ERIC Number: ED213330
Record Type: RIE
Publication Date: 1981-Nov
Reference Count: 0
The 60 and Over Tuition Waiver Programs: Who Comes? Who Stays?
Leavengood, Lee; And Others
Characteristics and perceptions of participants in the Senior Citizen Tuition Waiver Program at the University of South Florida (USF) were studied, along with factors important to continuation in the program. Questionnaires were mailed to senior citizens (over 60 years old) using the waiver on all four USF campuses during the first two quarters of its implementation, fall 1980 and winter 1981. The general demographic picture of the senior citizen using the tuition waiver at USF is that the majority are married, have a college education, have an income of $15,000 or more, and are fully retired. Of the demographic characteristics, age, sex, and marital status did not make a significant difference in whether a senior returned. The majority of those who had undergraduate and graduate backgrounds did not return. There was a significant difference in the annual income: 53.1 percent of the nonreturnees had an income of $10,000 or more, while only 29.5 percent of the returnees had an income of this amount. Those who did not return worked more often either part- or full-time than those who did return for studies. While self-perception of age varied little between returnees to nonreturnees, the nonreturnees evaluated themselves as higher in physical health, physical activity, mental activity, social activity, and community involvement. This pattern suggests that returning students, as a group, may be more dependent on the educational program for satisfying personal needs, while the nonreturnees have a wider range of outside activities and support. Twice as many of the returnees attended orientation-registration than did nonreturnees. Recommendations concerning publicity and orientation-registration are offered, and a bibliography is appended. (SW)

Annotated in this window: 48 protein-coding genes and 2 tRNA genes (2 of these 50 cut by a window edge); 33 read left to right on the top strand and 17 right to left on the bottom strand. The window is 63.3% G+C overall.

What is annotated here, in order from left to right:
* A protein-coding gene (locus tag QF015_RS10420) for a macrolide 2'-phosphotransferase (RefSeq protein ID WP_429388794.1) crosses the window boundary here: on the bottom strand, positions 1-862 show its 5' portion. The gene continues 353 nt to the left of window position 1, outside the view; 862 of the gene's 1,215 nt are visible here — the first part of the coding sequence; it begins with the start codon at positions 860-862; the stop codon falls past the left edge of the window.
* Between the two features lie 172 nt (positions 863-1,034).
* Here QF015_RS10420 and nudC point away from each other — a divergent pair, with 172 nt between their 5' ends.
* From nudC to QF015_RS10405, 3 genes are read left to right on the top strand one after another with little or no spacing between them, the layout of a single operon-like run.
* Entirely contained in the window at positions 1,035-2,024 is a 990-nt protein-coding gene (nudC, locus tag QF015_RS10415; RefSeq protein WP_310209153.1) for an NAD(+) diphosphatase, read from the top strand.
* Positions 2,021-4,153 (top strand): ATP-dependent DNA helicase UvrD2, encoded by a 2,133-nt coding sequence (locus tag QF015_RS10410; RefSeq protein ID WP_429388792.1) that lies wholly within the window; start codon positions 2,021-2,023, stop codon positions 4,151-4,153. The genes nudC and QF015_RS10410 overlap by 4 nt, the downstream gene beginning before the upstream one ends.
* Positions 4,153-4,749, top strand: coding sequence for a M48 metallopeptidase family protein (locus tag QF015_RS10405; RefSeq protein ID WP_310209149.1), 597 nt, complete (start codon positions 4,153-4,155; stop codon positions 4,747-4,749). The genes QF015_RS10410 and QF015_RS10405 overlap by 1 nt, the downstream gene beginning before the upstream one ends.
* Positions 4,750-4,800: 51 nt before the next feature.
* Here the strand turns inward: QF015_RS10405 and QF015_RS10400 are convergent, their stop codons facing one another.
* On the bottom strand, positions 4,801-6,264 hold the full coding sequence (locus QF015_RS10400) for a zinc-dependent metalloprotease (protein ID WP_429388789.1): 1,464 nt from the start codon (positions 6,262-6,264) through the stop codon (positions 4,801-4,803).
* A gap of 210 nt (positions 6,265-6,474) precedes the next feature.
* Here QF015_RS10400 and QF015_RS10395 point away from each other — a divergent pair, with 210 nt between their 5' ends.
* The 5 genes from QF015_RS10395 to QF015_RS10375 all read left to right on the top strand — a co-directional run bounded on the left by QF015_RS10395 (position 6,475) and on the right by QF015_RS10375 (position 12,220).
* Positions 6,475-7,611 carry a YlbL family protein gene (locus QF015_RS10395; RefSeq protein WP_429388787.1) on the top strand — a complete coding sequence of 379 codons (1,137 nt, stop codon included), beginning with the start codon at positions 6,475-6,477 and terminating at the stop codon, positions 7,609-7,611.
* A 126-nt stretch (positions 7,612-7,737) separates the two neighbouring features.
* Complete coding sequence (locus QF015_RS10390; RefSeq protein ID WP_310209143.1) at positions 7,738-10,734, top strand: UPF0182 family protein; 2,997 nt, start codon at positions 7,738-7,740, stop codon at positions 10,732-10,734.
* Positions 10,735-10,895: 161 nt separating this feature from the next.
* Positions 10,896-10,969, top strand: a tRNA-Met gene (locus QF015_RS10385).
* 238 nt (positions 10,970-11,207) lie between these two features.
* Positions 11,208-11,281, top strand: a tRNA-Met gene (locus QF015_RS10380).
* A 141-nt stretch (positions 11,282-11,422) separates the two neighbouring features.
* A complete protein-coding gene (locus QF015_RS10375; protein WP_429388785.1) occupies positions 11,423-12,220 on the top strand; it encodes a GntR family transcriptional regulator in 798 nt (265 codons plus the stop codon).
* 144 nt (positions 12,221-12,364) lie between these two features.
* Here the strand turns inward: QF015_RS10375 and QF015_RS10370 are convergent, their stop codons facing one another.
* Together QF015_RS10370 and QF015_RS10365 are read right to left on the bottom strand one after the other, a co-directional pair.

Publication Type: Speeches/Meeting Papers; Reports - Research
Education Level: N/A
Authoring Institution: N/A
Identifiers: University of South Florida
Note: Paper presented at the Annual Meeting of the Gerontological Society and the Canadian Association on Gerontology (November 1981).